Picture 10: go through the fish market...

Picture 11: ...and get ambushed by all the kids who just love to have their picture taken, especially on digital cameras where they can get instant feedback and see what they look like!

And so ends the saga of getting off a passenger ferry in Tawu Port.

I love Sabah.

Tuesday, March 13, 2007

Harriet Klausner under seige

It has just been pointed out to me that Harriet the Prolific is being gunned down big time over on the site. [see here]

It seems a group of disparate people have got together to disparage and shatter the "HK" myth (I kept reading that as Hong Kong which was a bit disconcerting.) They are posting their opinions on the comments section of the latest reviews done by the redoutable Harriet. She did, after all, post 44 reviews for March 11th which does seem, um, a little on the prolific side. And that's not apparently unusual for her. Gives a new definition to speed reading, doesn't it? As one of the commentators points out, it would take her a whole day just to pen the reviews - and that's without reading the books.

Outsourcing (perhaps HK really does mean Hong Kong?) by publishers trying to boost sales seems to be the explanation put forward.

What does disconcert me a bit is that the commentators are extraordinarily vitriolic in their comments about the thousands of books "HK" is supposedly reviewing - they are all trash. I am not sure how they come to that amazing conclusion (unless they can do a Harriet and read tens of books a day). Perhaps it is merely the process of being read by Harriet that is sufficient to condemn a book as worthy only of being consigned to a third world loo?

I guess there are just too many supposedly literary types out there to whom the word "genre" implies "evilly bad", and in this case it means science fiction, fantasy, vampires, thrillers, romances, chick lit, detective tales, erotica, police procedurals, media tie-ins, historical novels, family sagas, mysteries, comic novels - in fact everything from "An Irish Country Doctor" to "Speed Dating". Harriet, after all, reads them all...

Quite obviously, there is no single Harriet Klausner doing all this. Which raises the question: who's paying? Would any publisher bother? Why? Does a Harriet Klausner review carry such weight that it would boost sales? Are they kidding? (The average author reaction to any Amazon review, let alone Harriet's, is that they make very little difference one way or another.)

There is one thing the commentators have got right, though. This shouldn't happen.

This kind of "reviewing" is dishonest, it devalues all reader reviews and makes a mockery of the whole process. Every genuine reader reviewer out there should be up in arms - it insults them. The whole thing is unworthy of Amazon or anyone else involved.

{My theory, btw, is that there was once a real Harriet Klausner...}

Monday, March 12, 2007

Want to explore Indonesia anyone?

I have added some more comments on synopsis writing to yesterday's blog.

Poor Indonesia, they seem to lurch from one disaster to another. Including ferry disasters. Here's a photo we took in Tawau of several ferries loading up for Indonesian destinations. Note the baggage on top like an overloaded bus, not to mention the definite tilt on the lefthand vessel. Double click if you want a better view.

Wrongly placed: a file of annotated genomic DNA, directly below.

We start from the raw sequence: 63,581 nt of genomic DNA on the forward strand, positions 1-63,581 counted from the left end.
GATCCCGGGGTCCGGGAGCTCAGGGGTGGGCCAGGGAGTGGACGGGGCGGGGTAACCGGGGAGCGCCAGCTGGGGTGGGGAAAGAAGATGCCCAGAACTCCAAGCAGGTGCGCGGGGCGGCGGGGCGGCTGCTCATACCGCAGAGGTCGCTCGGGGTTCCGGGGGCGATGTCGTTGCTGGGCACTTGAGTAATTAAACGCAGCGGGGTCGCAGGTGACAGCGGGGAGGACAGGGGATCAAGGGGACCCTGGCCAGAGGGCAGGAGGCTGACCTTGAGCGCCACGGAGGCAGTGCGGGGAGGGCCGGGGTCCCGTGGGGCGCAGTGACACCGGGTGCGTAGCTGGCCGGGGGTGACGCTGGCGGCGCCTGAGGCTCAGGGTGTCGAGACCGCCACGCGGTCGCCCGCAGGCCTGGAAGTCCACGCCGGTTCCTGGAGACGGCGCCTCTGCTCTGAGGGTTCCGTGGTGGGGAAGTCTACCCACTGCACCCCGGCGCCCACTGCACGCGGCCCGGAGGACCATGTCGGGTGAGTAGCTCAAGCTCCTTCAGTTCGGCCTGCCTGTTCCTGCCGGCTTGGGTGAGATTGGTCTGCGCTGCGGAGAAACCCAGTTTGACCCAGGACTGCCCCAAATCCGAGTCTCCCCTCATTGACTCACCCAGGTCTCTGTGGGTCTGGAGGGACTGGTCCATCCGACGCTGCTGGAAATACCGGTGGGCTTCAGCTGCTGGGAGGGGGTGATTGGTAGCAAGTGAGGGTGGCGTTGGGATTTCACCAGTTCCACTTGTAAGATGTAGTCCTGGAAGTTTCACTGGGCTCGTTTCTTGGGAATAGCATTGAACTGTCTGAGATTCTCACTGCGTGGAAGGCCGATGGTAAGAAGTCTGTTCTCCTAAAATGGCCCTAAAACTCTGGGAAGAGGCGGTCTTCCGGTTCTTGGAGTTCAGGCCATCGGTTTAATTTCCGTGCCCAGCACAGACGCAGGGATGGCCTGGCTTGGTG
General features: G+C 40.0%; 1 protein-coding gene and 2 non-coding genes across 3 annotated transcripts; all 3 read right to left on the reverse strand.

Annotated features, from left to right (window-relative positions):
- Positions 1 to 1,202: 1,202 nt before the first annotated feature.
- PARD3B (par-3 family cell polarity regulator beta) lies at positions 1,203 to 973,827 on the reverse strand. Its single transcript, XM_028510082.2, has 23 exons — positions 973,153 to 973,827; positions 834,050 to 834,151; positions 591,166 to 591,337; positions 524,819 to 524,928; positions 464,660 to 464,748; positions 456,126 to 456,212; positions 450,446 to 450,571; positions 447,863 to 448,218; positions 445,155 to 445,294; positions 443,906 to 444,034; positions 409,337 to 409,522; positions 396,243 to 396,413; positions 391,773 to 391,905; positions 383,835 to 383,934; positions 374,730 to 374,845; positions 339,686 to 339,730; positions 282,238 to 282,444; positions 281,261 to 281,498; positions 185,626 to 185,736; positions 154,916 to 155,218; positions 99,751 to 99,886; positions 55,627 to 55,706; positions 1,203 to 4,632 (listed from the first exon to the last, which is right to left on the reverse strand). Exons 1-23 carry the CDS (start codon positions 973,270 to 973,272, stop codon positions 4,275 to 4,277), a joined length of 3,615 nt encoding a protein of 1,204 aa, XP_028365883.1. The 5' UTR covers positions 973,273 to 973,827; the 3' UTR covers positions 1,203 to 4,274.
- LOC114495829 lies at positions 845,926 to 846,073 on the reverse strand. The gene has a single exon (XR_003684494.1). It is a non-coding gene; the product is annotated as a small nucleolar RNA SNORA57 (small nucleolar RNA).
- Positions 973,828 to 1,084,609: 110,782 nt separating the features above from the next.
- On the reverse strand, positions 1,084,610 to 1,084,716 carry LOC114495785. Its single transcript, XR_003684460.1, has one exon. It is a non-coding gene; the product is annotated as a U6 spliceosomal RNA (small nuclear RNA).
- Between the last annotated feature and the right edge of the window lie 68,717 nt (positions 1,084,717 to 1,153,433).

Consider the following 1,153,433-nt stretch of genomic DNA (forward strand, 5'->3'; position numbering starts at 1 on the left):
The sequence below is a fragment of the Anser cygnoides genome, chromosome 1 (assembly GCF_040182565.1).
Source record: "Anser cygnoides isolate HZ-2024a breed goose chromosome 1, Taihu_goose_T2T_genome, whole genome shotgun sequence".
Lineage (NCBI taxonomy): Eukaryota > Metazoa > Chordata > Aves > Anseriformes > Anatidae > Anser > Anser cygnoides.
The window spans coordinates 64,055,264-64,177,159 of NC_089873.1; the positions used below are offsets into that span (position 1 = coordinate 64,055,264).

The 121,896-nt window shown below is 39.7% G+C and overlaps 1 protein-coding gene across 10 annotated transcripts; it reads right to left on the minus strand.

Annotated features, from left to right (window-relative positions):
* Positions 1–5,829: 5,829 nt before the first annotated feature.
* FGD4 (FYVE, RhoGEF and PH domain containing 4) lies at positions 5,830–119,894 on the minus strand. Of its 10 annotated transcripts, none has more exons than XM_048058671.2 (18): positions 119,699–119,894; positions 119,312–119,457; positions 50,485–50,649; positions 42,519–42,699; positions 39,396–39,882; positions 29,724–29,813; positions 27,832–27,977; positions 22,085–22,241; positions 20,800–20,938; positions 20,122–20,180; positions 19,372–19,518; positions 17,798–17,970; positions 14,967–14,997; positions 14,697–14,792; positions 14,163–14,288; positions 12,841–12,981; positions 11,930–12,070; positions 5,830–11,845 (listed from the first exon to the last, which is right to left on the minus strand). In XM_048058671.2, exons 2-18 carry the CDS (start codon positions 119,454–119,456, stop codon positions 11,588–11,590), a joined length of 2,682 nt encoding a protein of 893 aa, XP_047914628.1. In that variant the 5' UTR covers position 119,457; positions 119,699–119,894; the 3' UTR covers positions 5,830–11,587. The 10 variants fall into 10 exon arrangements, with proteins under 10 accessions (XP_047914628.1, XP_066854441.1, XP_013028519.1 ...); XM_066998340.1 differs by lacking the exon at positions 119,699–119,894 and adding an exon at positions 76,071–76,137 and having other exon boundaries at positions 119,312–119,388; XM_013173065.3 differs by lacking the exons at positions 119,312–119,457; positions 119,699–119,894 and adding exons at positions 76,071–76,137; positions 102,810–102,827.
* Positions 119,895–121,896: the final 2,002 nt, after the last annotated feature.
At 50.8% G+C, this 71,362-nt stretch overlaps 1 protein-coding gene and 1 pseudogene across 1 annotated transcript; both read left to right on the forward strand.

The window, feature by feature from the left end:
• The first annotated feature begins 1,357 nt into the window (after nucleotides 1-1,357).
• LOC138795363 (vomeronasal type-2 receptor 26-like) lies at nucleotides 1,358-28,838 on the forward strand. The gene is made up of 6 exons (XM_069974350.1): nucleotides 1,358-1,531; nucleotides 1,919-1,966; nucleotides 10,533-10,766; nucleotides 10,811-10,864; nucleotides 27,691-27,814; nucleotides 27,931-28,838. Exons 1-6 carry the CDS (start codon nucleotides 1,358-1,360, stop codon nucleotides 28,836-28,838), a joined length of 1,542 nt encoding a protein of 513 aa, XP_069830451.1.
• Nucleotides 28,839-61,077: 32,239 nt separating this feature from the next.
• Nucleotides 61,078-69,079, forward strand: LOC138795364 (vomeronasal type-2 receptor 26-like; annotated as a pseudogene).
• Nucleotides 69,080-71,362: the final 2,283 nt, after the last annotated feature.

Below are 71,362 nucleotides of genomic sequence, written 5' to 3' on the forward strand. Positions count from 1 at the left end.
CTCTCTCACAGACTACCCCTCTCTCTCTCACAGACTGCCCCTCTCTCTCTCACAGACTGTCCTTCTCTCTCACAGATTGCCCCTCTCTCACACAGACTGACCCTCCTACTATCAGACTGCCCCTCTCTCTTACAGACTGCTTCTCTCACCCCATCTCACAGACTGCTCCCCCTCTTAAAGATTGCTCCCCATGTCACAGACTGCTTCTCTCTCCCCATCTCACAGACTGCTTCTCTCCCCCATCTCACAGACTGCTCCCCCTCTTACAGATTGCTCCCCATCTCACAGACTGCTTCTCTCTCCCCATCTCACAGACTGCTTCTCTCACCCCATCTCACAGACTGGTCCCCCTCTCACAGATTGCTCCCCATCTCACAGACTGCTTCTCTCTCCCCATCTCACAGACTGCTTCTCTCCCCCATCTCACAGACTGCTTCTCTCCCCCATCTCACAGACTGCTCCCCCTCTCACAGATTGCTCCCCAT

I think I'd rather walk.

Sunday, March 11, 2007

How to write a fantasy trilogy synopsis...I think

Ok, I have spent four days on this darn synopsis, (actually for a quartet rather than a trilogy). Which is ridiculous. I can write 5,000 words on a good day, and it has taken me four days to write a summary of just over 2500 words? I am now trimming it down...aargh. This has got to be harder than writing 25,000 words.

Here's a few hints for any other poor sod who has to do this.

Firstly, if you are writing a synopsis, you have probably already got the interest of an agent/publisher. So you don't have to worry too much about a startling grab-me hook. You have to do two things instead: make the whole story sound interesting and show the publisher/agent that you know where you are going with it. (Your ability to write good English is a given, right?)

Secondly, do NOT think that you are going to hold back the ending because "I want the editor to be knocked endwise by the twist when s/he reads the book". A synopsis is just that: it tells the person reading it the story, in summary, and that includes the ending.

Thirdly, the problem peculiar to fantasy is that none of the fantastical bits are going to make too much sense in summary. "But the Redduner left his zigger cage on the pede..." may be a crucial incident in the tale, but it is going to mean absolutely nothing to anyone out of context. Worse, it all sounds a bit stupid. So how to get around this? In the actual book there's a slow unfolding of how the magic works and what it does; in a synopsis you have to explain very briefly, and NOT show.

So what I do is start the synopsis with a few paragraphs under a subtitle of "The World" or "The Land" or something similar, where I describe briefly what makes this world unique and how its magic works. I end this section with a bit on the trilogy's themes (nothing too heavy handed though. I'm a storyteller first.) And I hope to make this section really interesting because I suspect it will do more to sell the books than the truncated version of the story that follows - although that will now make sense, at least.